Why I say this??? If you have a wack job out their with money who wishes to buy an election, under this system, he might actually be able to. Get a few districts active in his cause where the people have apathy toward voting and that electorial vote is prime for hostile take over. This will require that area to actively get out and vote to keep the wack-job candidate from representing them. More people voting. Thats a good thing.

In my opionion, the current two party system is not working. To much partician politics going on. No real debate on issues. Its either my way or the wrong way.

Issues are not black and white. Our current political system does not have the ability to work in the grey areas anymore.

If I was president, I would veto every freakin bill that came to my desk for signature if it was down party lines. If it was truely important, I might review the independants vote in the house and senate and then decide from there, but mainly veto it. That would force these people to actually represent us. To understand what we want, to talk to us, to actually come to this state and here what we have to say. That would be a refreshing idea for some of our representitives.


for this explanation. You have a way of clarifying points, where some others would just like to muddy the waters. Appreciate the clear explanation. And thanks also for all your hard work on the resolutions committee, Wayne.

Just a little bit of thought -

would presidential candidates have the money, time, and resources to compete anywhere in the Carolinas except for maybe in Charlotte?

With projected growth for NC - Raleigh in particular - expected to double from the current ~285,000 people to over 500,000 people in less than 20 years....

Yeah. North Carolina can be expected to be a major player ... IF

Unless someone convinces all those d**** ********s to stay home, population increase alone will make NC a major player - like it or not.

believe it or not

Fayetteville, too. With so many base closings around the nation, we have all kinds of assets being moved into Fort Bragg (I think the number I heard is 12+ generals with their brigades.)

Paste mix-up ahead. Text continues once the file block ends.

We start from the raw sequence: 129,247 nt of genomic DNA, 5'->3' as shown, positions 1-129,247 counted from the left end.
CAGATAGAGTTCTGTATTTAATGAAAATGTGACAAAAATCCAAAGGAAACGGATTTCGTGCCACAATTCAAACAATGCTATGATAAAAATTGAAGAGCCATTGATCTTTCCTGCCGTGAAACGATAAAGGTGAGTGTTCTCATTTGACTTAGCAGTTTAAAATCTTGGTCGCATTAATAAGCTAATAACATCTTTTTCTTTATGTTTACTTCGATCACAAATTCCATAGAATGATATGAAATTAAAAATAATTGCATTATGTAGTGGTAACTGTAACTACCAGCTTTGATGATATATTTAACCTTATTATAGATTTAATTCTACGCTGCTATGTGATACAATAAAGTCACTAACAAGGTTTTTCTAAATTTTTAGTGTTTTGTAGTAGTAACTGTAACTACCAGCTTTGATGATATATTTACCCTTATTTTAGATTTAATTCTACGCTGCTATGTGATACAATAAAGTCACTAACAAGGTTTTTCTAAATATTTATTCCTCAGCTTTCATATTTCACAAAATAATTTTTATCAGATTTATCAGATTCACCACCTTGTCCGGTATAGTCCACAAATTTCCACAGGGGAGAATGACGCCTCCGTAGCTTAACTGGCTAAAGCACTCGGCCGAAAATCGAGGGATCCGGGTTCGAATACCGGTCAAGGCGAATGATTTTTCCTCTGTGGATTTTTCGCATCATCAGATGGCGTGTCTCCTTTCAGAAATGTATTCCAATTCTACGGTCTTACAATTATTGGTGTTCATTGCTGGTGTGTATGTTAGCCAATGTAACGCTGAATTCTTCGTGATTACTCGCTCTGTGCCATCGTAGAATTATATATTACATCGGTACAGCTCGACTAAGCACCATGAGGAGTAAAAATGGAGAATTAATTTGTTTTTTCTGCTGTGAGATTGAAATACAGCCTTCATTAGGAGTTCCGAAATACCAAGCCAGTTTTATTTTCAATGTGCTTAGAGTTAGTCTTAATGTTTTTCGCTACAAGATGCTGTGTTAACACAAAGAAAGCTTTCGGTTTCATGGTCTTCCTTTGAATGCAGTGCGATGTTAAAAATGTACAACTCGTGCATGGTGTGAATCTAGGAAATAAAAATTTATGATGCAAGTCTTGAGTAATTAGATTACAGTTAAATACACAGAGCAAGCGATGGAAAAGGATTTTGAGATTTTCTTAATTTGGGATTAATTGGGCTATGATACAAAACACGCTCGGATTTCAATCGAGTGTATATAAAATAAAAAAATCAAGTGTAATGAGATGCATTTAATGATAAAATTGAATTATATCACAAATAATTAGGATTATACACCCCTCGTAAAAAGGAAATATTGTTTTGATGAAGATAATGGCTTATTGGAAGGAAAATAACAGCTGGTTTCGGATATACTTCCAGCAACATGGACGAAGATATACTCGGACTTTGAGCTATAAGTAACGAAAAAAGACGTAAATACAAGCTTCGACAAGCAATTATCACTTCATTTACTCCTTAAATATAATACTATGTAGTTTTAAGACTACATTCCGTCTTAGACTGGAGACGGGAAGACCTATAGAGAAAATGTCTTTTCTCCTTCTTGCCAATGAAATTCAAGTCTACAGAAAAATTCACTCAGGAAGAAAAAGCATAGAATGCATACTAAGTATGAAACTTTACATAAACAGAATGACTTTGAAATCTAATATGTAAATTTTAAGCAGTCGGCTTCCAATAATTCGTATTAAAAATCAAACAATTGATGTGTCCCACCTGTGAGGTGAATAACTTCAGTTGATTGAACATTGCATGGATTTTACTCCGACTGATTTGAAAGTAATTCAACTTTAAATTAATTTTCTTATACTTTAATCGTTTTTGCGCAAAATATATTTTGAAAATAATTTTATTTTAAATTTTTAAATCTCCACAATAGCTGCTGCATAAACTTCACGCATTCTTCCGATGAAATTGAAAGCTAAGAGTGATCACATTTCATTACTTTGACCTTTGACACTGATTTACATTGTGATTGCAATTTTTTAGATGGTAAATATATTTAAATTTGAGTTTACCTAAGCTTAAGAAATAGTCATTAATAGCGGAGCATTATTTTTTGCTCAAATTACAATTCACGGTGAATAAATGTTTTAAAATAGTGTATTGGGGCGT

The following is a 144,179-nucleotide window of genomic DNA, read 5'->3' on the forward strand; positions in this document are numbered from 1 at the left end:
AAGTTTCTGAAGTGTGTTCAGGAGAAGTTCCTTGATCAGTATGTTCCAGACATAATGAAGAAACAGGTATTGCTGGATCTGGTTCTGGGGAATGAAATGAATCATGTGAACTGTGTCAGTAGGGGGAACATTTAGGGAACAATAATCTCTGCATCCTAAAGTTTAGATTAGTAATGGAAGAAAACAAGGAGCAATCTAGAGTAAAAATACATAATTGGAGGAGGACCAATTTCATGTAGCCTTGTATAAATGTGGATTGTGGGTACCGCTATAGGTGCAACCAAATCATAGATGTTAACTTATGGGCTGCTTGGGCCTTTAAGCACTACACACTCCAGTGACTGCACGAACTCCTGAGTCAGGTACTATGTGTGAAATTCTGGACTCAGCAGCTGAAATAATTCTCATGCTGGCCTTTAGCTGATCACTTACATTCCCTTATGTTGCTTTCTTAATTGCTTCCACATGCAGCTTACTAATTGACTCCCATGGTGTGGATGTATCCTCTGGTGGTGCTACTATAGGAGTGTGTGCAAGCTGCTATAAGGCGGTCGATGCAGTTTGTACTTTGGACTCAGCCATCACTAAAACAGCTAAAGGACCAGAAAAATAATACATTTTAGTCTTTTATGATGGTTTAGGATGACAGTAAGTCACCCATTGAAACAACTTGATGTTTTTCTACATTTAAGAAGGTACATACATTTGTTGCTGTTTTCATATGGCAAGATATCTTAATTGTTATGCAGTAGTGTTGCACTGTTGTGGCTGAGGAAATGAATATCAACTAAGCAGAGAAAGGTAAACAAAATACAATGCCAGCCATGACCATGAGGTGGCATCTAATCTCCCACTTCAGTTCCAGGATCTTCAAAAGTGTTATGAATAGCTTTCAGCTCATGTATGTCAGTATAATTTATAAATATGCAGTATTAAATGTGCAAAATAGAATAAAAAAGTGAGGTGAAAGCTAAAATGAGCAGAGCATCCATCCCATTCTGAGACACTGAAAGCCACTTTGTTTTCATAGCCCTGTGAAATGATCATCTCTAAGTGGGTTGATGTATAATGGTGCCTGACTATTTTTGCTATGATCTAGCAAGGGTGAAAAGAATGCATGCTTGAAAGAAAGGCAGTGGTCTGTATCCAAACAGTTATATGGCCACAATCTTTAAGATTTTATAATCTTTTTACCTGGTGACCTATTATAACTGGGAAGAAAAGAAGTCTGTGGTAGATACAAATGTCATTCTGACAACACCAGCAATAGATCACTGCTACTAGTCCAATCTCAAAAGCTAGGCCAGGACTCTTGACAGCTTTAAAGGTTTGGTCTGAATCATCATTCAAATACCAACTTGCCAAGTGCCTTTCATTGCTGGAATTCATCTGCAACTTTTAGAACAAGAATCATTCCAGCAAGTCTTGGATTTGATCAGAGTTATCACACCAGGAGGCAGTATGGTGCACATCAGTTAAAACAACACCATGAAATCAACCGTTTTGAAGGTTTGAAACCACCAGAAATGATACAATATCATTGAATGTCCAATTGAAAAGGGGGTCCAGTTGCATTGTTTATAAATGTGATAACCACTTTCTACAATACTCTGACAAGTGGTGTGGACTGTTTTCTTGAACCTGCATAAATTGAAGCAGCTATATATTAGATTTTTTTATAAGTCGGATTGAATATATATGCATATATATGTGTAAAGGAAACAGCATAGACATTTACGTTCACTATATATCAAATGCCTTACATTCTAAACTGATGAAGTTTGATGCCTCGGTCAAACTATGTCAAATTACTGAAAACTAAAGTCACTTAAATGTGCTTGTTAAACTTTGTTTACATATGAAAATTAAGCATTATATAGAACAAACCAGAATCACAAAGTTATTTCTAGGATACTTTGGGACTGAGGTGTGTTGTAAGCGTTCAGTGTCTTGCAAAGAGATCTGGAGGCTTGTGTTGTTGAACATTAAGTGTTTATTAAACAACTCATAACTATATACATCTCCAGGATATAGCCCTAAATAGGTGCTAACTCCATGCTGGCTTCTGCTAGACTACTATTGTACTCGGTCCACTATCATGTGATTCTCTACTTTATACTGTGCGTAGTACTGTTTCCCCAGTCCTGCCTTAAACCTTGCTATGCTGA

Within the next 5 - 10 years, Fayetteville could have the largest population in the state.

Larry Kissell is MY Congressman

And the surrounding counties

We're already feeling it - and I know you are, too. Moore Co is supposed to grow from a population of about 75,000 now to about 100,000 by 2010.

I just keep hoping that a majority of them are going to be Dems. :) (dream on.)

Be the change you wish to see in the world. --Gandhi


The 100K number is for 2020.

The 2010 projection is 87,434

Thanks for the correction. :)

I find that estimate a little unrealistic, since the 2006 estimate was 82,000 - and anecdotally, it sure seems like more than 5,000 people will have moved here in the ensuing 4 years. But you're right, I got the numbers wrong.

Since they doing a census dry run here, perhaps we'll have a better handle on the number of people here sooner than the completion of the 2010 census.

Be the change you wish to see in the world. --Gandhi

your write up is well thought out

Wayne, your approach to this issue is very well thought out and logical. Thank you for the background issue and the description on how this will work.

Something not always seen in election reform is that kind of thinking.

Sometimes what we get is an organization presenting what are obviously "feel good" talking points that perhaps were distributed by a national organization on down to state 501 C3s.

Whenever you change an election law or create new ones, a chain reaction occurs. Being able to think it all through before drafting a law makes all the difference in the world.

It can also mean more bi-partisan support that way.

So thanks again for providing valuable and helpful information. Its truly refreshing.

SB353 was on the House Calendar

today, and is on the calendar again on Monday. Did they just not get to it today?

I also see SB3 - the Energy Efficiency Bill - made the House calendar for Monday. It does not appear that the Fianace Committee changed it any.